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Friday, 6 March 2015
BRIEFING NOTE: UNIDO EXPERT GROUP MEETING ON ECONOMIC GROWTH, INCLUSIVE AND SUSTAINABLE INDUSTRIAL DEVELOPMENT AND
SUSTAINABLE CONSUMPTION AND PRODUCTION
2-3 MARCH 2015

Organized by the UN Industrial Development Organization (UNIDO) in cooperation with the UN Department of Economic and Social Affairs (UN DESA), an Expert Group Meeting convened on 2-3 March 2015 to discuss the first draft of Chapter 5 of the Global Sustainable Development Report (GSDR) 2015, dedicated to economic growth, inclusive and sustainable industrial development and sustainable consumption and production. The GSDR is a UN publication aiming to strengthen the science-policy interface at the High Level Political Forum (HLPF) on Sustainable Development, which replaced the Commission on Sustainable Development after Rio+20 as the main UN platform providing political leadership and guidance on sustainable development issues at the international level.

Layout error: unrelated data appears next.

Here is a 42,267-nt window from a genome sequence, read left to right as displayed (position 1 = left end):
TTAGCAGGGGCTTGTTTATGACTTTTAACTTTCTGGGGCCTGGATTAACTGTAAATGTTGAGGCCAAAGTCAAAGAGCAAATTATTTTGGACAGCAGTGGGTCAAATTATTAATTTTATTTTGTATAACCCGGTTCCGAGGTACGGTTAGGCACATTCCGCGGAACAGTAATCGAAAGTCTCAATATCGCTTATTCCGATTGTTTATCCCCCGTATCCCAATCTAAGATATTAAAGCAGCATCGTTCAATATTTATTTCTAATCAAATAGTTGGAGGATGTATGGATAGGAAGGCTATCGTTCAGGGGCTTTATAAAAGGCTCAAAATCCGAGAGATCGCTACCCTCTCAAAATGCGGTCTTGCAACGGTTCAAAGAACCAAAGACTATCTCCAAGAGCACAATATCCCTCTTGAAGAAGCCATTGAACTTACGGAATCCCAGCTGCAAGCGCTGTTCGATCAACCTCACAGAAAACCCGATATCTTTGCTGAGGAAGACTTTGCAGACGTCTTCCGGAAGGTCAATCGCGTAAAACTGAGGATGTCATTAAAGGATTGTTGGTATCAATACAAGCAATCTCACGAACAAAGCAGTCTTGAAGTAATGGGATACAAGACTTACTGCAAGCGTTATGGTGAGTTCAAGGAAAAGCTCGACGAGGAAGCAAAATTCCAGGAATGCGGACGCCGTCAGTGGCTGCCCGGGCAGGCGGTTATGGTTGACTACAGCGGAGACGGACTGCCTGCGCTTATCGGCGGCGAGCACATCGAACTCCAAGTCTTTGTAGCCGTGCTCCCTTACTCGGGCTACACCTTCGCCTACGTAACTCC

The meeting provided an opportunity for contributing agencies and partners to present their views and suggestions on the substantive content of the chapter and develop key messages in time for its finalization. The meeting also aimed to contribute to the international debate on the sustainable development goals (SDGs) and the post-2015 development agenda by helping to achieve a better articulation of the agenda related to economic growth, industrial production, sustainable consumption and production (SCP), and their linkages to the broader objectives of the new development agenda and SDGs.

OPENING SESSION